One Roof and two Missions; How did Soraya get in to the labor market?

One Roof and two Missions; How did Soraya get in to the labor market?

By: Zabihullah Sultani
Soraya, a 46 years old lady, who is a resident of Mirshakar village, Dug-Abad, Kabul province. She is working in food processing industry and named her products "Basil Home Products."
Mrs. Soraya said, “Since her husband is out of work, she is responsible to look after her family, and she pays all her family expenses.”
She added about the commencement of her activities that she was immigrant in Iran before, adding that when we got back to Afghanistan, I was facing serious economic issues and challenges, for I did not have any specific career. So, in-order to make a living, I had to meet basic needs of my family through Agriculture and livestock sector.
Also, due to my enthusiasm and passion in food processing, through associations and production groups set up by Ministry of Agriculture, I joined a training course in food processing section, which provided us with how to prepare cheddar, pickles, pastes, and jams and taught us how to dry vegetables.
After passing the mentioned program, the Family Economy Directorate officials had come to our village to conduct a survey to select women farmers to grow vegetables, and I was selected in this survey. "I am very happy that this program has basic education for illiterate women and helps the poor and destitute, especially those who are not busy outside the home."
She further stated, it was seemed very intense to handle these problem, yet, when she utilized the learned training program, she had realized that this is the easiest way to meet her and her family needs and can be self-sufficient.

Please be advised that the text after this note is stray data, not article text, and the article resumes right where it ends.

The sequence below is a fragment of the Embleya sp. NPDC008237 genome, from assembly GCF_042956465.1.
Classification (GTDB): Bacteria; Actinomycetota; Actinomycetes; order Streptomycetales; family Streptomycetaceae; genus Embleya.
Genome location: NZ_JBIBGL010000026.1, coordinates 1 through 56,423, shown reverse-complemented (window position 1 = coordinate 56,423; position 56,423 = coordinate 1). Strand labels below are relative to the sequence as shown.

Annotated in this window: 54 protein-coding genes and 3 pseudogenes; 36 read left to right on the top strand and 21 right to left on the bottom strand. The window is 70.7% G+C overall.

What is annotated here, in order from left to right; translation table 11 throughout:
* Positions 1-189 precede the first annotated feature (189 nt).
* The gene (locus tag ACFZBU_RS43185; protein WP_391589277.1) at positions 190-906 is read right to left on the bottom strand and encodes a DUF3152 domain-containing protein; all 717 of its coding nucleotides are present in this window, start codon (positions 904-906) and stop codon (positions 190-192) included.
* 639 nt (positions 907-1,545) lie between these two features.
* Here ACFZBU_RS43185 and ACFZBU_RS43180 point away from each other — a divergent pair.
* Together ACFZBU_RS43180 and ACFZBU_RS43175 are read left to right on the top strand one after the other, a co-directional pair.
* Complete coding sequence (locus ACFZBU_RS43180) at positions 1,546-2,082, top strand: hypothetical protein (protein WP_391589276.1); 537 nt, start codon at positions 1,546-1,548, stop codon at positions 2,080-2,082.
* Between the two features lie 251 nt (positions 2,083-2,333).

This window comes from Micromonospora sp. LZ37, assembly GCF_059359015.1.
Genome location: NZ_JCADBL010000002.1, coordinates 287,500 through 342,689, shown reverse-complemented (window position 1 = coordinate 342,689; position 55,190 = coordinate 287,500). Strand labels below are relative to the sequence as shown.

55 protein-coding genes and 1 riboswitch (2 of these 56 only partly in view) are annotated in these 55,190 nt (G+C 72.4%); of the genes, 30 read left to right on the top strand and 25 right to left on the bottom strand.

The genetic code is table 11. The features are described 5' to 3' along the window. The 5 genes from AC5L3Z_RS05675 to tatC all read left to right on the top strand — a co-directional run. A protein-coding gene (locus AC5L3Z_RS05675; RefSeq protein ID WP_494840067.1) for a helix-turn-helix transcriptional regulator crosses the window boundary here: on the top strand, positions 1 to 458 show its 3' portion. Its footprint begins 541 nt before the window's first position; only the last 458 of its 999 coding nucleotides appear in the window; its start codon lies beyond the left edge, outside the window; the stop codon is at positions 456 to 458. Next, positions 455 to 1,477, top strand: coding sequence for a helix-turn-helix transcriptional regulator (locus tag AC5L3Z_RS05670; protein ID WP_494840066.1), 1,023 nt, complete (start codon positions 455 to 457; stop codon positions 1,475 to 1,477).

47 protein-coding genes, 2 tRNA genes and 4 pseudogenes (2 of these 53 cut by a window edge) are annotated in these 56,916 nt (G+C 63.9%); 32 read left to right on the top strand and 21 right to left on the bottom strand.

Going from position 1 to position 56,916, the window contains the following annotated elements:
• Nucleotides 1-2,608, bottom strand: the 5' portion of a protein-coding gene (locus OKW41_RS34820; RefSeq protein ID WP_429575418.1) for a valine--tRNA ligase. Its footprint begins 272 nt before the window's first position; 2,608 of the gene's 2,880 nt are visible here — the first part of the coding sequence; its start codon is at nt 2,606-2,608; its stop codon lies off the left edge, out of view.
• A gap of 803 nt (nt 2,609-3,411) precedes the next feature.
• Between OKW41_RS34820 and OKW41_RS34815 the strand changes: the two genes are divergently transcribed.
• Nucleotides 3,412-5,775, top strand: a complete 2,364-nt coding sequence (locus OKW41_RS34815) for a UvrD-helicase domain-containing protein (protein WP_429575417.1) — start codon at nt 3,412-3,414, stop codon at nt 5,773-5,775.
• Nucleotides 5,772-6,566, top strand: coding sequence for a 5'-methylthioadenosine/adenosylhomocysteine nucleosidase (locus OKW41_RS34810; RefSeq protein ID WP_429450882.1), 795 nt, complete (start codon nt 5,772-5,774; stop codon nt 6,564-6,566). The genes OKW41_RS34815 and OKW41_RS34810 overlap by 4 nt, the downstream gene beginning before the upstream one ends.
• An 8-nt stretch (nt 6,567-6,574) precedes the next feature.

Soraya, along with a group of other beneficiaries, started farming on the Darulaman cocoon farm. They grow vegetables on the farm, such as eggplant, peppers, garlic, and potatoes, and sell the produce. From its income, they pay for the expenses of the family and the school of her children.
In addition to learning how to grow and harvest vegetables, Ms. Soraya and her companions are also trained in food processing, handicrafts, and marketing for their products. "During this time, I was trained in cultivation and benefits of vegetables, marketing, food processing and handicrafts by the staff of the Department of Family Economics," says Soraya.
When Soraya completed her training in food processing department, she prepared pastes, cheddar, pickles, jams and dried vegetables. By selling these products, she can both provide for her family and save some money to expand his business. Later, with the cooperation of the Department of Family Economics, she enters the exhibitions and can find customers for "Reyhaneh Home Products" and get to know the market for the sale of these products better.
Now Ms. Soraya, while being able to provide for her family, has become an entrepreneur who helps grow domestic production and handicrafts. For this reason, she welcomes the launch of such programs and the education of women by Ministry of Agriculture, and considers it a great help to poor families.
Satisfaction with life as one of the components of comfort is slowly entering Soria’s family. On the other hand, her success in handicrafts and food processing has motivated her to do business. "Thank God my life is better now," she says. Through business I provide for my children's school expenses as well as my family needs. "God willing, I want to be a successful businesswoman nationwide."
Now Soraya does not need a returnee; she is a self-sufficient lady with a good income. She has a shop that sells both Reyhaneh home-made products and handicrafts. Under the roof of this shop, she carries out the mission of providing for his family and works for the growth of domestic production and handicrafts.